On market days the pigs and geese and fowls and sheep and men and women mingle their queer voices all together; hissings and bleatings and callings and gruntings and loud asseverations all going up together to the grinning gargoyles on the battlement: and high in the tower the bells sound clear, and a deep, reverberating tone rings out the hour. And the bells sound on the night of the fair ringing above the jangle of the merry-go-rounds and the beating of drums and the songs and the laughter and the shouts of the people: and above all the rushing flames and flares the steadfast tower rises high and is lifted up against the stars. And there are the churches of the solitude. Long ago, I remember walking half a day among the mountains of the Welsh borderland, and finding at last, in the beyond and beyond (as it seemed), the little church called Partrishw, grey, and old, and far beyond all knowledge of our days and our world and our thoughts, in a world of its own of heather slopes and wild heights, and grey rocks and drifting mists. It stood beside a deep winding lane that must have been rather made by winter rains and breaking wells than by man; there was a cottage near it, out of it came an old tottering man who unlocked the door.
We asked him if he knew what the name Partrishw meant, and he murmured something about "the old people did talk of St. Ishw's well." Within, there stood the rood screen, and age had turned the oak to an ashen, silvery grey. On each side of the central door of the screen was a stone altar. The Reformation had hardly mounted to this old church in the heart of the wild hills. The great Prayer Book on the priest's desk was in Black Letter, I think of the time of Charles I. There were the ruins of paintings on the walls: grim and dim. So far as I know the sexton's cottage was the only house in sight.
But it was a wild day in autumn, and the rain marched in giant columns before the mountain winds, so that it was only possible to see that broken country through the shaking veils of rain.
Such was the charm of the old church of the solitude; so the mountains as well as the market-place have their witness to the quickening mysteries which continually confront us.
And there is another church of old memories of mine which, if not deep in the heart of the mountains, is yet, one may say, built at the approaches and portals of the mountains. Again, it is long ago; and again, it is autumn, but later in the year, and the leaves are falling very fast before the boisterous winds of October.
I am on a solitary walk one dull afternoon, and somehow drift on and on by the path under the larch wood, and by wandering brooks, over a hill of reeking meadows where rivulets unknown in summer are rushing red under the hedgerows. I go on and on, like the people in the fairy tales, like the knights in the romances, and find myself climbing slowly up a deep, rough lane. The footway that is not mud is solid rock, and the banks are so high that all the lands on either side are hidden. I climb in the growing darkness of the sad autumn day, and feel that I am adventuring into an unknown world.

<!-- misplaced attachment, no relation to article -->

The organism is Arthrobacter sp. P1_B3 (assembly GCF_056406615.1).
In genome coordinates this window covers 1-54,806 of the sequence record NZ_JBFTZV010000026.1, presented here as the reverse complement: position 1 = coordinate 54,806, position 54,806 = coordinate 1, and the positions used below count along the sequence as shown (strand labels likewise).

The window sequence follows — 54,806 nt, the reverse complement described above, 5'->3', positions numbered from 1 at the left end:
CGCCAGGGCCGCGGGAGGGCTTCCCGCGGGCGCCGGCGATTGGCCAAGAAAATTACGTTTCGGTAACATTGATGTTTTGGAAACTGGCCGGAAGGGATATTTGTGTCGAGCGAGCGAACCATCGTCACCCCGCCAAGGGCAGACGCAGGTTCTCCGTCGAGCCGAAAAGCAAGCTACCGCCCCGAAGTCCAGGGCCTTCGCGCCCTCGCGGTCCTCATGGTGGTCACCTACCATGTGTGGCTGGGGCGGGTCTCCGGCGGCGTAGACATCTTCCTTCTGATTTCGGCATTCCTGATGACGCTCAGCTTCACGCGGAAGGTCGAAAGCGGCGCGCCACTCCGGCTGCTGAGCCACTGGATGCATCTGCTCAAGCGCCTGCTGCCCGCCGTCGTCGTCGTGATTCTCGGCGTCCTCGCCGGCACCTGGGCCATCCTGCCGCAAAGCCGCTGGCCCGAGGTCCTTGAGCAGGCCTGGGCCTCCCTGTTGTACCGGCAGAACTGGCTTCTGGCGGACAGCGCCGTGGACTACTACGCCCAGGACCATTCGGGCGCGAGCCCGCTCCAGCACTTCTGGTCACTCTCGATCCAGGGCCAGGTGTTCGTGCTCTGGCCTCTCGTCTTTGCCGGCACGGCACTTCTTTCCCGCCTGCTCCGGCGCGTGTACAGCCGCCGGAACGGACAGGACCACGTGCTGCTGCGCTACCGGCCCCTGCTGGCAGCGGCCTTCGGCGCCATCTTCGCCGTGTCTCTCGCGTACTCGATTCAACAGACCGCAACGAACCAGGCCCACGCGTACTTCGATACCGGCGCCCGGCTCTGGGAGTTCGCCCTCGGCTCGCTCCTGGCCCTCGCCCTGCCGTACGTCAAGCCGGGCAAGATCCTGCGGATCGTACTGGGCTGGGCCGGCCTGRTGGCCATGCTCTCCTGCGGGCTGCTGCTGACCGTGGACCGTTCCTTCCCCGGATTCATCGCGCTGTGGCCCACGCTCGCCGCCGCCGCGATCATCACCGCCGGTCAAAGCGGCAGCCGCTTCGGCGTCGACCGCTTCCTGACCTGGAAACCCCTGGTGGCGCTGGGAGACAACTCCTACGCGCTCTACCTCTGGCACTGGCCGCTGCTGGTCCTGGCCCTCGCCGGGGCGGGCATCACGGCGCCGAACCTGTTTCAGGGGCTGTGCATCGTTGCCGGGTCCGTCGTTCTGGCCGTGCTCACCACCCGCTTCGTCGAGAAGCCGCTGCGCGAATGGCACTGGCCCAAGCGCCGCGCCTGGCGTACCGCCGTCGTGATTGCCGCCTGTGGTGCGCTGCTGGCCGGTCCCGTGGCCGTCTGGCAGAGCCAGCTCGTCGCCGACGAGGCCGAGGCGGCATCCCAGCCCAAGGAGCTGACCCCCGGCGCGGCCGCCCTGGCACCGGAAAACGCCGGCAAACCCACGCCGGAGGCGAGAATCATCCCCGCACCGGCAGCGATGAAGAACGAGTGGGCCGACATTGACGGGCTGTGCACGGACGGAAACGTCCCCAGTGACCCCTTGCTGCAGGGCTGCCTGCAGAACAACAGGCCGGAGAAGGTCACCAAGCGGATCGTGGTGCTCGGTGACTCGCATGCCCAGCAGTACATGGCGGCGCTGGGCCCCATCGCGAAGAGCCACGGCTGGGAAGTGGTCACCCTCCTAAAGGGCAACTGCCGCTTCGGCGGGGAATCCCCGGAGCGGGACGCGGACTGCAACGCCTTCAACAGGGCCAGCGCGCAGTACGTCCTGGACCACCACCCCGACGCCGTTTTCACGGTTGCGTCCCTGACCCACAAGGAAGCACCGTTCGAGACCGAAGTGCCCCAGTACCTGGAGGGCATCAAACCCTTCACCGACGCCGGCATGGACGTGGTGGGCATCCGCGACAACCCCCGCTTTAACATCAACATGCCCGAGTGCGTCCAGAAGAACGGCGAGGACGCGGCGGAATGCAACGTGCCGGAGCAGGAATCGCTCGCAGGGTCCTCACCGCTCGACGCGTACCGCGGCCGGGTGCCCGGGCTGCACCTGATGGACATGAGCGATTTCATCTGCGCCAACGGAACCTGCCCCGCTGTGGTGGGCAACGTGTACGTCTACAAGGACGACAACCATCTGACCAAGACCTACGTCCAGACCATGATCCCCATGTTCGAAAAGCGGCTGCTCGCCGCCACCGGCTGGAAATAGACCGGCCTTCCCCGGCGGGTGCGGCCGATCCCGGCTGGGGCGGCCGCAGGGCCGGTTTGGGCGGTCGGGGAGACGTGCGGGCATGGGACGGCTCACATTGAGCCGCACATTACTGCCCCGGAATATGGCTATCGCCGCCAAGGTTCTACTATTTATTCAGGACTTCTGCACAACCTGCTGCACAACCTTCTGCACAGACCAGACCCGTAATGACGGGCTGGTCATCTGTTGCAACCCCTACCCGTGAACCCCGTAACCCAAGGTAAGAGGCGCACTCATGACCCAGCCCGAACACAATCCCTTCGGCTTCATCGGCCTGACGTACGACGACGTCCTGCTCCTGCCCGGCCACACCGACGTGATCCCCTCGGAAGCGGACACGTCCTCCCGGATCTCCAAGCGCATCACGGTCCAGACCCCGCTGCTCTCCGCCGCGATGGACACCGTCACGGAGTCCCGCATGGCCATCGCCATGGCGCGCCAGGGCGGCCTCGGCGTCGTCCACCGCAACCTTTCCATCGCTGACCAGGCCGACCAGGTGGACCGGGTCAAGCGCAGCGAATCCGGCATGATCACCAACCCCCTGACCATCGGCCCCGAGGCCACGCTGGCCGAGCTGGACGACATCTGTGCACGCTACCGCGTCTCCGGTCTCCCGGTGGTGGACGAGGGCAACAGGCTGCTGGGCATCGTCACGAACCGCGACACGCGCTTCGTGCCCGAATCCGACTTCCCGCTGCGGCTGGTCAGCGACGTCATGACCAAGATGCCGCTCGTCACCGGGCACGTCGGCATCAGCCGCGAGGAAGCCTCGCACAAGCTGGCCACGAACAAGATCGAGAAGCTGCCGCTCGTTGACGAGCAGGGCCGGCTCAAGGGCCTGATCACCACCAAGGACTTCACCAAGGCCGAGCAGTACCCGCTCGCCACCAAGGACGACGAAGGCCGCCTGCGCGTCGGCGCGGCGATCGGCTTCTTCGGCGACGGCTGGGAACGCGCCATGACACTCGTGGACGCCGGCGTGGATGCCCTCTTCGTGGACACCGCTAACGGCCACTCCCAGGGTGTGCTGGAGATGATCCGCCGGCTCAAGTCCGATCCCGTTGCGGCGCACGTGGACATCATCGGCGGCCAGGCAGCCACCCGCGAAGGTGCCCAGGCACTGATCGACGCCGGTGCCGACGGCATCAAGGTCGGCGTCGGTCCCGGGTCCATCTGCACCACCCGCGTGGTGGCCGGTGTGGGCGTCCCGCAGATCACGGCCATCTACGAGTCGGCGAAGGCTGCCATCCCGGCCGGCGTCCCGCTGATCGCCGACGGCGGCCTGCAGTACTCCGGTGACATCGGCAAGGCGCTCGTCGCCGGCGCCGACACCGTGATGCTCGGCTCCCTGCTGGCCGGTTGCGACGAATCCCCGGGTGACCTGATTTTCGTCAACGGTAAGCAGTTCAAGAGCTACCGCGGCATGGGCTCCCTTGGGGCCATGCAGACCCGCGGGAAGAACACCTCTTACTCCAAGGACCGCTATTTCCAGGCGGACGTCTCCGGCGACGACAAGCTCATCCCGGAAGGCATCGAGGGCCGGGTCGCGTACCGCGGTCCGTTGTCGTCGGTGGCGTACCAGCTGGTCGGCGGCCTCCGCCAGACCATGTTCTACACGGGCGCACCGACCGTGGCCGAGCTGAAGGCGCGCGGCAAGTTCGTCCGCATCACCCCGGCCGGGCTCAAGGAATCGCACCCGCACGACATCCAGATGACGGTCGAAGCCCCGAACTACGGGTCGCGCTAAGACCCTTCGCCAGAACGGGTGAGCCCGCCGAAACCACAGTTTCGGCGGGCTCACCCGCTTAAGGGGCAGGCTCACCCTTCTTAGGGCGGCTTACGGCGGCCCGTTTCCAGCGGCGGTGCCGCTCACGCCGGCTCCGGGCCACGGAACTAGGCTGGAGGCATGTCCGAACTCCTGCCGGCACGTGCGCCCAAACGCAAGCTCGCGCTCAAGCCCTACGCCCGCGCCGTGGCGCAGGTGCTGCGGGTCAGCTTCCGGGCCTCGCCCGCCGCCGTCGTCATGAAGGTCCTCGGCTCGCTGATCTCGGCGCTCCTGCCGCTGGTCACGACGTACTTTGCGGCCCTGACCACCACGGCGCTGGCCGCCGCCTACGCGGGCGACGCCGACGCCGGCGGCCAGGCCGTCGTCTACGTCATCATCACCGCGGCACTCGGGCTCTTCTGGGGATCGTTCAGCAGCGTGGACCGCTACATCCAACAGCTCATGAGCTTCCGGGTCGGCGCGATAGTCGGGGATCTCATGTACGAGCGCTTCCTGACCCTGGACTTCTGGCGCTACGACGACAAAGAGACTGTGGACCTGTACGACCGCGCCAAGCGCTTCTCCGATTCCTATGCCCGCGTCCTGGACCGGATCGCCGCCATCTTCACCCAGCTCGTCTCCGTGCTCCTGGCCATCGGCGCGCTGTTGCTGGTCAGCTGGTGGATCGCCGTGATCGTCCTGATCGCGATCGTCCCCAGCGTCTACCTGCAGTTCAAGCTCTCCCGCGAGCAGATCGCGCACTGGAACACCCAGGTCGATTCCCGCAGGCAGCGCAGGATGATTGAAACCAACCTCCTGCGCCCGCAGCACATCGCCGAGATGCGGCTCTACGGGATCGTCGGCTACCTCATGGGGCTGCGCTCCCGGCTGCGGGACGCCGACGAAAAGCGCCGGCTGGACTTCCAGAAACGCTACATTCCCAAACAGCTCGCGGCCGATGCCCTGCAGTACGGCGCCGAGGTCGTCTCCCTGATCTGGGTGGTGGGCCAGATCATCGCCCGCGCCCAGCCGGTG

At last the lane climbs no more; it opens on to a road that runs from north to south on this high ridge of land to which I have attained. Below are hills and valleys, wave on wave, deep woods, hollow valleys, ways that lead into concealed places; far in the east a forest-covered height, and beyond that a faint glint of yellow sea. But behind is the long, mighty wall of the mountain, rising to a rounded prehistoric tumulus-this, perhaps, the church of a most ancient faith-a watch-tower also above that wild steep, all bracken-covered; and the night comes dark on the mountain-side.
And here on this ridge on which I stand, apart from the hamlet of four or five cottages, is the grey, humble old church, untouched, unrestored-in those far-off days, at any rate. The east window, square arid low, of late fifteenth-century work, with cusps rudely carved-there was neither much money nor much skill in building on the mountain-side-is of plain glass, leaded; and the boughs of an ancient yew beat upon it as the boisterous wind comes down from the mountain wall.
The churchyard is full of queer old gravestones of a hundred, a hundred and fifty, two hundred years ago; strangely overgrown, some of them, with patches of golden lichen, so that the names of the men of old, buried beneath, are no longer to be read. But here and there deeply-cut letters are clear and legible. Many of these are in Welsh, and I still remember that one of them, cut into a little, old, leaning stone, began:
Dyma gareg deg.
Here's a rare stone - of death.
There was a pale gleam of light as the sun sank behind the tumulus on the mountain, and the night came down as I turned away from the old church on that high, lonely ridge of land.